To employ the phrasing of Gov. Chris Christie, America hit the debt ceiling and didn’t vaporize. New borrowing has put the U.S. Treasury right up against its $14.3 trillion borrowing limit, but financial markets aren’t crashing over fear that this will lead to default.
Good stuff on means testing from Charles Blahous over at e21:
As it happens, the two largest and fastest-growing areas of federal spending, Social Security and Medicare, are both ones for which the wealthiest Americans are fully eligible for rising benefits. Both programs are, to be sure, of extreme political sensitivity. But the financial imbalances in these two programs require correction by elected officials in any event. To the extent that spending on the wealthy is constrained within these programs, it will reduce the financial pressure for even more politically-sensitive changes to them.
Democrats want to raise taxes on oil companies. They want to slap fees on high-frequency trading firms. And they want to raise taxes by$2 trillion over the next 10 years, including a 3 percent surcharge of millionaires. All of which will solve nothing since we either need to radically restructure entitlements (such as through the Paul Ryan approach) or hit the middle class with broad new taxes (the true “progressive” approach which they will not fess up to.) For now, though, liberals are focusing on the easy targets for higher taxes: Big Oil, Wall Street and The Rich. But that is not where they will stop …
What’s the true opposite of Rep. Paul Ryan’s “Path to Prosperity” budget plan? Well, there’s the Obama “Framework,” but that is little more than a speech and a bunch of bullet points. For a more serious and comprehensive liberal response, take a look at the “People’s Budget” produced by the Congressional Progressive Caucus.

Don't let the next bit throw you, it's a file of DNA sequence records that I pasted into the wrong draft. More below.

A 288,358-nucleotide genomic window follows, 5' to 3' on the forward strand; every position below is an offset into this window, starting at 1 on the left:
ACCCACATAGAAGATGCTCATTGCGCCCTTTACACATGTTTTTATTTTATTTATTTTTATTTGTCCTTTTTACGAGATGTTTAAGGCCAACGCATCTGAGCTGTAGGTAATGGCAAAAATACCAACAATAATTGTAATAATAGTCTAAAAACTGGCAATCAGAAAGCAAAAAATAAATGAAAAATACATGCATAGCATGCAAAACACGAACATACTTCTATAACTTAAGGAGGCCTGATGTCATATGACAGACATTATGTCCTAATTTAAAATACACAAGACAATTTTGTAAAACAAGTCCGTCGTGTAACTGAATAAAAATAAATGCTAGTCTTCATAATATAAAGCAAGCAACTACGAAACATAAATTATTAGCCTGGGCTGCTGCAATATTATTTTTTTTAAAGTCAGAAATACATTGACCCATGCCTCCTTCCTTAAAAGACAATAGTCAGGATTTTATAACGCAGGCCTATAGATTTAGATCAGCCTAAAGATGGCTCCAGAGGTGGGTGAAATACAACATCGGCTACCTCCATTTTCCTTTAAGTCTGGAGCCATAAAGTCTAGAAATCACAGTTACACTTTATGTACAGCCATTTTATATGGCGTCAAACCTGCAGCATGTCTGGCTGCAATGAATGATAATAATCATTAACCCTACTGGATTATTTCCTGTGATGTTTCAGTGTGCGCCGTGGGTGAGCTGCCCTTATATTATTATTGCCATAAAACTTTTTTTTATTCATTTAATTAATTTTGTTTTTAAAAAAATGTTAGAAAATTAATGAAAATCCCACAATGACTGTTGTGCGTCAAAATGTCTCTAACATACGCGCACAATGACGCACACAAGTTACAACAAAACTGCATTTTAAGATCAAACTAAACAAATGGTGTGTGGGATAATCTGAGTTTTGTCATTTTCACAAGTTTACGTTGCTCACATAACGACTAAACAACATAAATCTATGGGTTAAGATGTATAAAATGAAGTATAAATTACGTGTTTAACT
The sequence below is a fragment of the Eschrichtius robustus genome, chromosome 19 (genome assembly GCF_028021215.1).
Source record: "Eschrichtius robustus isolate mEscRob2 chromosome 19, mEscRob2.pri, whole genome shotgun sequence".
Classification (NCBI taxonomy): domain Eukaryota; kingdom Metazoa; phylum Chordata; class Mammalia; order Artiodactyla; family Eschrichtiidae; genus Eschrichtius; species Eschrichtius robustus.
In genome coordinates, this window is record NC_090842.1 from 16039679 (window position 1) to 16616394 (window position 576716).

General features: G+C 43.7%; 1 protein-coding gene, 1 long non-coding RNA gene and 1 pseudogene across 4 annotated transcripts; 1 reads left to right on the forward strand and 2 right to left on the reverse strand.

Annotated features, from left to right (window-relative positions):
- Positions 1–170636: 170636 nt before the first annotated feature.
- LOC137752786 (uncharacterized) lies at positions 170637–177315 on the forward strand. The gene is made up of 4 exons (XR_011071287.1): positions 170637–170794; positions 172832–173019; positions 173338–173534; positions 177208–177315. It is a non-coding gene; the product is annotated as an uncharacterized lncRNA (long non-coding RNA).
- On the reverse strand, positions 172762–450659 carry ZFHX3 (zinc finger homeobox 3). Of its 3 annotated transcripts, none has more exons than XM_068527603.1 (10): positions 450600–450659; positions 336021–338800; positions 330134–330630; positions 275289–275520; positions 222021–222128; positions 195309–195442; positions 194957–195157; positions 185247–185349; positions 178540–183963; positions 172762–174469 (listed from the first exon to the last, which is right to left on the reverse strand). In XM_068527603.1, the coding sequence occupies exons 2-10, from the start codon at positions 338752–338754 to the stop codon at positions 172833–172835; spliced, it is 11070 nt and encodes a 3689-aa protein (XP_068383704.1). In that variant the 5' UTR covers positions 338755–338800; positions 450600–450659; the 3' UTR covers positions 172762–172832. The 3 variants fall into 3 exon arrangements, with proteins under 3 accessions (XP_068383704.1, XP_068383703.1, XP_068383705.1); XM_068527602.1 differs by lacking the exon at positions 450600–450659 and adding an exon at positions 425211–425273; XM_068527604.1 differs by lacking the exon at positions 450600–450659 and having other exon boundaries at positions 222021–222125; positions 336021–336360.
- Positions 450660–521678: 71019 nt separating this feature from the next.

The Misery Index (inflation plus unemployment) through March was 11.48 percent (2.68 percent, 8.8 percent). By comparison, it was 10.52 percent in 1992 when Bill Clinton handily beat George Bush. (It was nearly 21 percent in 1980 when Ronald Reagan crushed Jimmy Carter.) In fact, it has not been double digits for an entire year since Bush I’s first term. This goes along way in explaining why trust in Obama’s handling of the economy has collapsed. And a new Gallup Poll finds that Americans prefer the GOP budget approach to that of Democrats by 48 percent to 36 percent.
It’s not just Bill Kristol, gang. There’s desire at the highest ranks of the Republican Party, according to my reporting and sources, to see House Budget Chairman Paul Ryan seek the 2012 presidential nomination. Here’s why:
Let me start off by saying I have no doubt that Sen. Tom Coburn wants smaller government — much smaller government. But is giving more money to government — and hoping against precedent that Washington just doesn’t spend the new cash — the best way of doing it? Here is a bit from his Meet the Press interview yesterday: